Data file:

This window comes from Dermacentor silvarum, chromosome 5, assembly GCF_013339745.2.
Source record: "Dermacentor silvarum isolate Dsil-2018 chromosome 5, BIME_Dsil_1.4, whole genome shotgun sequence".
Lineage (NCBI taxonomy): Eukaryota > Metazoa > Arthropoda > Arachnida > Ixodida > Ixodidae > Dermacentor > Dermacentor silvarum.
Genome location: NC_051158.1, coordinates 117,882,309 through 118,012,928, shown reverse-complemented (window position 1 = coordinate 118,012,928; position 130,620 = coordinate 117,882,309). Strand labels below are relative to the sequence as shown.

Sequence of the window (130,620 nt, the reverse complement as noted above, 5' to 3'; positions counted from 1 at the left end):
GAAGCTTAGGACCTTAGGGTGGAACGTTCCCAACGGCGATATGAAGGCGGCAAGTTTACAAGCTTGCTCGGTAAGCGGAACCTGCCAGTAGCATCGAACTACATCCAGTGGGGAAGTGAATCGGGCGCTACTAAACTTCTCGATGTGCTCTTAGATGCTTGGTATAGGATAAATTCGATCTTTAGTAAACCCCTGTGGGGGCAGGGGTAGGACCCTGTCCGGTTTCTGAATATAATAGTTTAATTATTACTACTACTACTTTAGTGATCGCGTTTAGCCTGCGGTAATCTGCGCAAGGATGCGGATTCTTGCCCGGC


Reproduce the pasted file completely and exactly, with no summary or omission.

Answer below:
This window comes from Dermacentor silvarum, chromosome 5, assembly GCF_013339745.2.
Source record: "Dermacentor silvarum isolate Dsil-2018 chromosome 5, BIME_Dsil_1.4, whole genome shotgun sequence".
Lineage (NCBI taxonomy): Eukaryota > Metazoa > Arthropoda > Arachnida > Ixodida > Ixodidae > Dermacentor > Dermacentor silvarum.
Genome location: NC_051158.1, coordinates 117,882,309 through 118,012,928, shown reverse-complemented (window position 1 = coordinate 118,012,928; position 130,620 = coordinate 117,882,309). Strand labels below are relative to the sequence as shown.

Sequence of the window (130,620 nt, the reverse complement as noted above, 5' to 3'; positions counted from 1 at the left end):
GAAGCTTAGGACCTTAGGGTGGAACGTTCCCAACGGCGATATGAAGGCGGCAAGTTTACAAGCTTGCTCGGTAAGCGGAACCTGCCAGTAGCATCGAACTACATCCAGTGGGGAAGTGAATCGGGCGCTACTAAACTTCTCGATGTGCTCTTAGATGCTTGGTATAGGATAAATTCGATCTTTAGTAAACCCCTGTGGGGGCAGGGGTAGGACCCTGTCCGGTTTCTGAATATAATAGTTTAATTATTACTACTACTACTTTAGTGATCGCGTTTAGCCTGCGGTAATCTGCGCAAGGATGCGGATTCTTGCCCGGC